The Sonata Hybrid’s brakes felt worse than most. I never got used to their total lack of feedback or the way they grabbed. The brakes delivered less stopping power than I expected and made it difficult to smoothly stop the Sonata.

Acceleration hesitates, too

And it was often almost impossible to smoothly launch the stylish sedan. A typical start went like this: Step on the gas, wait for something to happen, then slowly accelerate on electric power. Then the gas engine kicks in, and the Sonata Hybrid lurches forward.

Giving it more gas during the start produces an even bigger lurch and a chirping of the tires.



Similar but more moderate herky-jerky acceleration also occurred when the Sonata Hybrid in situations where it changed speeds, such as following the ebb and flow of traffic on the highway and around town.

I’m convinced the problem was with the car’s powertrain – not my driving – because my wife had the same complaints before I mentioned my experience to her. Other auto reviewers and Sonata Hybrid owners have complained about it, too.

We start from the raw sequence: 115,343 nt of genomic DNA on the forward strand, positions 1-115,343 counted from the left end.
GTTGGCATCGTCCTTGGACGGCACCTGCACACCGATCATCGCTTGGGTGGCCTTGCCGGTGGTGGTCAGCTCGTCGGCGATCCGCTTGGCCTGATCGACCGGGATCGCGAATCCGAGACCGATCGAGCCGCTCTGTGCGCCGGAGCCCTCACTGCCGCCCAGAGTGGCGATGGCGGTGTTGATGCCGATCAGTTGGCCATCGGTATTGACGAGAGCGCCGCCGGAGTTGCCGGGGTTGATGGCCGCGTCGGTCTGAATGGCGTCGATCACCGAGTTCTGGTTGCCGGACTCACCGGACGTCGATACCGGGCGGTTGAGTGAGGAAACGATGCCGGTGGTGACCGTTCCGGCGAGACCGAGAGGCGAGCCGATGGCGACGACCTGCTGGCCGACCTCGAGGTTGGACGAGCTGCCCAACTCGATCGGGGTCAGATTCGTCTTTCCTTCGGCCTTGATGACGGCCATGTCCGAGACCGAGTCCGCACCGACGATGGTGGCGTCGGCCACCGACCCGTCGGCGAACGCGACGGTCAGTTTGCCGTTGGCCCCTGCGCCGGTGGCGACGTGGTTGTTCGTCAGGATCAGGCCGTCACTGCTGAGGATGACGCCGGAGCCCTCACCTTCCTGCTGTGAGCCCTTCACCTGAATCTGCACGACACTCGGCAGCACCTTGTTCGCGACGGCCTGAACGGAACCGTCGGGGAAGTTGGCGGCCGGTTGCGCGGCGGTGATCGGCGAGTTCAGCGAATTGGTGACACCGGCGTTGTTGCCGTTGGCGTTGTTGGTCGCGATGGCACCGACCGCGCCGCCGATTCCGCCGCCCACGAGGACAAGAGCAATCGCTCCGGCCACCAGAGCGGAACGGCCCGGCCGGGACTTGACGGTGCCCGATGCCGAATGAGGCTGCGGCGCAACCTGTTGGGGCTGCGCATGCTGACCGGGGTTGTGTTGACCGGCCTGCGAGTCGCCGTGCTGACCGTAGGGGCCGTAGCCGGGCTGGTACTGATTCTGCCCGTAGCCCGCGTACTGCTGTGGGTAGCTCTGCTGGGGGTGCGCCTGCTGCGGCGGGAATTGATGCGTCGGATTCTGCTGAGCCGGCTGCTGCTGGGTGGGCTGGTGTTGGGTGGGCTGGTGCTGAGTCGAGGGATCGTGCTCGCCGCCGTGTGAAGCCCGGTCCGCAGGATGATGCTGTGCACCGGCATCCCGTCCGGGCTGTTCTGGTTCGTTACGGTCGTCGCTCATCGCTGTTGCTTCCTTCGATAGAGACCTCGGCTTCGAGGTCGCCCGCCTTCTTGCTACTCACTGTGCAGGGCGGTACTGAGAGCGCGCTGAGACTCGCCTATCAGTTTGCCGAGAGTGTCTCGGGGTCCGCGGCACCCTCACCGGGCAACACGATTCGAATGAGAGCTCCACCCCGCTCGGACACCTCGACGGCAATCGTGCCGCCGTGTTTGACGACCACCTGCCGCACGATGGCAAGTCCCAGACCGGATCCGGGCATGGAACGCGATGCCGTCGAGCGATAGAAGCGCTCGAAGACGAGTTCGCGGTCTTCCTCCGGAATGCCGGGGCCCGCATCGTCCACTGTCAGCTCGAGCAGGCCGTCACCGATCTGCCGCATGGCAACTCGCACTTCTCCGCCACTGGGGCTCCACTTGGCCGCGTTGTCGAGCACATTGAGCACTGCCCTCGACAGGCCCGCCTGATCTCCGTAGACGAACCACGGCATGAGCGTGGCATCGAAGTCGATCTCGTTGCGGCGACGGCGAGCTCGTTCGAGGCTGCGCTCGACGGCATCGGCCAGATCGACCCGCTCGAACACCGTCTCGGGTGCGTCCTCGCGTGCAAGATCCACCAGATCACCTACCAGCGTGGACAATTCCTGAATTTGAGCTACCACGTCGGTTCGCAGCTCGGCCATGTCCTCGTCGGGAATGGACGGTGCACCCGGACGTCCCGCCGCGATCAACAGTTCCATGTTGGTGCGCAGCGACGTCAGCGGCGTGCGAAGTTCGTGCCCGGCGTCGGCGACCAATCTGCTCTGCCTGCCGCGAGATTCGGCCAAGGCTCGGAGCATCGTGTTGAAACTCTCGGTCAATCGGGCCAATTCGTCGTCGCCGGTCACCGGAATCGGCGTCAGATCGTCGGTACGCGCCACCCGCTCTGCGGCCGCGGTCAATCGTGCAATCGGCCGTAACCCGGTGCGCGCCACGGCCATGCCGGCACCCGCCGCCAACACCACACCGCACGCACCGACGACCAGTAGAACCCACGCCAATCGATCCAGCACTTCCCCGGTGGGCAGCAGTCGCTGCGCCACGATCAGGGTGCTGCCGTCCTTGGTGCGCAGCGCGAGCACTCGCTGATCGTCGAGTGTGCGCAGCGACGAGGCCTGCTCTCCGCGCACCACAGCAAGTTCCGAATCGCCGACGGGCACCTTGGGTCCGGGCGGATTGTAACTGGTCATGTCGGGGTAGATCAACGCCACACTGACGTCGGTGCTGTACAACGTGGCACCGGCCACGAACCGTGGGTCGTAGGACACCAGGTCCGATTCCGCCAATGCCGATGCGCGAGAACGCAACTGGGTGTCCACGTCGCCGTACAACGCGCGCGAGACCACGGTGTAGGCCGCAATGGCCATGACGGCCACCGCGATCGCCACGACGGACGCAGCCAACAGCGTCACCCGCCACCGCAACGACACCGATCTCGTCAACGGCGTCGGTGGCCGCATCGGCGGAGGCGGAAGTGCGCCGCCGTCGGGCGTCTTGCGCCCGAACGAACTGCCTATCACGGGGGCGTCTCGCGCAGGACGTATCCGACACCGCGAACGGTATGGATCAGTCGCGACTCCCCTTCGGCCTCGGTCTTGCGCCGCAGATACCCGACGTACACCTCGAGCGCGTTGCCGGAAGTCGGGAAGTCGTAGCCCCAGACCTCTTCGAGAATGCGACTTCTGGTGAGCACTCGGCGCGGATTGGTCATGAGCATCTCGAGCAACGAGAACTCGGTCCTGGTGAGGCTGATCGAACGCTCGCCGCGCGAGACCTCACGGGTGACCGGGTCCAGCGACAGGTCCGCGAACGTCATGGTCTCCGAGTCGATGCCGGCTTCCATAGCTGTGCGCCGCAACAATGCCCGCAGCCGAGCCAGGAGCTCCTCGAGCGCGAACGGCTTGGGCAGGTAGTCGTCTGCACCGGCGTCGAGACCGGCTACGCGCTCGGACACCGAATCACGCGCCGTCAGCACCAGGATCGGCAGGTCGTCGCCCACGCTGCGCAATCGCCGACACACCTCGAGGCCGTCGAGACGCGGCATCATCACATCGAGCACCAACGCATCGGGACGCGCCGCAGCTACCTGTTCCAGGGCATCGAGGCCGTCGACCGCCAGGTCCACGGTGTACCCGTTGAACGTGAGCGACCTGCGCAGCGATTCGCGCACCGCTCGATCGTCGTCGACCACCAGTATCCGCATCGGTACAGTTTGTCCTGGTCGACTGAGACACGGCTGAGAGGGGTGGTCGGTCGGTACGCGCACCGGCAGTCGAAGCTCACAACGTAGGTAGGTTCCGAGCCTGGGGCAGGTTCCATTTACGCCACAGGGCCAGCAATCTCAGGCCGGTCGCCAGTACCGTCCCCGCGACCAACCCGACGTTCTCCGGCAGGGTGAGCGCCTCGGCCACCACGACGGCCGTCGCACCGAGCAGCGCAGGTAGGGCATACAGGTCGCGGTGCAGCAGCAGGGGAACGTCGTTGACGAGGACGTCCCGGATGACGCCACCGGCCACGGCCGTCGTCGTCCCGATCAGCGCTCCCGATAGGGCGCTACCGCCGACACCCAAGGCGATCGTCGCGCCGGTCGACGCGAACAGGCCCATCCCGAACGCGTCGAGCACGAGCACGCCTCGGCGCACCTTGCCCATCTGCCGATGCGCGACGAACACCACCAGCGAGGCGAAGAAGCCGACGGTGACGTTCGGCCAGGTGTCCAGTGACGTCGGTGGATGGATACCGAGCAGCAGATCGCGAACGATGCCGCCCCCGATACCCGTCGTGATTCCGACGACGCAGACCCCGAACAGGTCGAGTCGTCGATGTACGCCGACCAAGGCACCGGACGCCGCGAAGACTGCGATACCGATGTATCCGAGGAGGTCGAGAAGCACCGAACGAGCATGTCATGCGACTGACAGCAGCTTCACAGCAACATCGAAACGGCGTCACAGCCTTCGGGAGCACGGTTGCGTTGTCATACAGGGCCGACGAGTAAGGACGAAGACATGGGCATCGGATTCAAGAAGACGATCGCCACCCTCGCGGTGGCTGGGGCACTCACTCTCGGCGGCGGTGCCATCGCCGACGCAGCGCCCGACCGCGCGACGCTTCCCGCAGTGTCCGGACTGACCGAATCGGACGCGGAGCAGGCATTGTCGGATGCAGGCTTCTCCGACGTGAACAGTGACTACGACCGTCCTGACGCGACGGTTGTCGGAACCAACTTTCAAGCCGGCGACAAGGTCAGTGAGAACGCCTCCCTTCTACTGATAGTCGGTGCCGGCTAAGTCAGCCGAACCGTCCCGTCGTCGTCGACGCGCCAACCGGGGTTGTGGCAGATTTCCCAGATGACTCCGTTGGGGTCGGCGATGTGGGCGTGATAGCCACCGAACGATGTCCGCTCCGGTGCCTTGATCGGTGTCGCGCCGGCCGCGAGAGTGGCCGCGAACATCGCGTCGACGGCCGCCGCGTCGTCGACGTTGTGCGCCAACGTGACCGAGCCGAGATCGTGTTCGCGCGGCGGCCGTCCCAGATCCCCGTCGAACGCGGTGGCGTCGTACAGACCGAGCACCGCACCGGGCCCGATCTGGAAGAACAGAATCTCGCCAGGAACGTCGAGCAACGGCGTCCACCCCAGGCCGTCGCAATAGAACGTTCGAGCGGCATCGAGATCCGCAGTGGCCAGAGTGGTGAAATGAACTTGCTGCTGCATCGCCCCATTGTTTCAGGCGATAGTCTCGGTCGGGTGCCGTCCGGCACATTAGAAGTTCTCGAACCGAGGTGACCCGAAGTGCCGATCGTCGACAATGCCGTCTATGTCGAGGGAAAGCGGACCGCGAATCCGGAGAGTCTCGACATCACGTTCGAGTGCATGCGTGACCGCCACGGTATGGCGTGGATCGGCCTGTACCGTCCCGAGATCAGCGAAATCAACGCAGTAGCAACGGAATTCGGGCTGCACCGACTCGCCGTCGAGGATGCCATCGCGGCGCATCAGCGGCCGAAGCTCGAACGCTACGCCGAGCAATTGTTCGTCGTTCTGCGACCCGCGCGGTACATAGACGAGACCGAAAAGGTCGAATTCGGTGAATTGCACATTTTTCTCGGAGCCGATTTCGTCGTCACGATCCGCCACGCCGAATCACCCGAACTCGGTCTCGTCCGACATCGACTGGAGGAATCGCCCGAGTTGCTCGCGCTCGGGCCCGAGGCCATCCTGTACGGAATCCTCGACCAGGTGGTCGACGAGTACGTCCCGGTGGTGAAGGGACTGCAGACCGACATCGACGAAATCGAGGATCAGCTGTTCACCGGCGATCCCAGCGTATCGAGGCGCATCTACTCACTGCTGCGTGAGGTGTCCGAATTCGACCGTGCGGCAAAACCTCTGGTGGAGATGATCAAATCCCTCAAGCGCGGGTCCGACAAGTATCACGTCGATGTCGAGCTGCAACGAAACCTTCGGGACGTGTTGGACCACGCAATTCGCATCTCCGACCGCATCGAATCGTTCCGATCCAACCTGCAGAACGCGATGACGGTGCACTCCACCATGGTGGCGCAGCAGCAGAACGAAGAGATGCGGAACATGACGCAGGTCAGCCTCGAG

There are other times when the Sonata Hybrid’s propulsion system feels smoother and more responsive, and the driver can appreciate its 206 horsepower and 195 pounds-feet of combined gas/electric power. Its six-speed transmission is also a plus; a welcome departure from whiney CVTs in other hybrids.

Nevertheless, my stopwatch clicked off more than nine seconds before the 3,600-pound Sonata could get from zero to 60 mph.

That would seem pretty quick if the Sonata achieved its EPA mileage ratings of 35 city/40 highway/37 combined mpg. But fell short of those numbers during my week of testing, which included a 900-mile, traffic-free round trip on the interstate.

The best the Sonata Hybrid mustered on that trip was 35 mpg, and it averaged around 34 mpg overall for the week.

Despite its acceleration hiccups awkward braking, I enjoyed my week with the Sonata Hybrid. That’s because it possesses most of the conventional Sonata’s endearing qualities.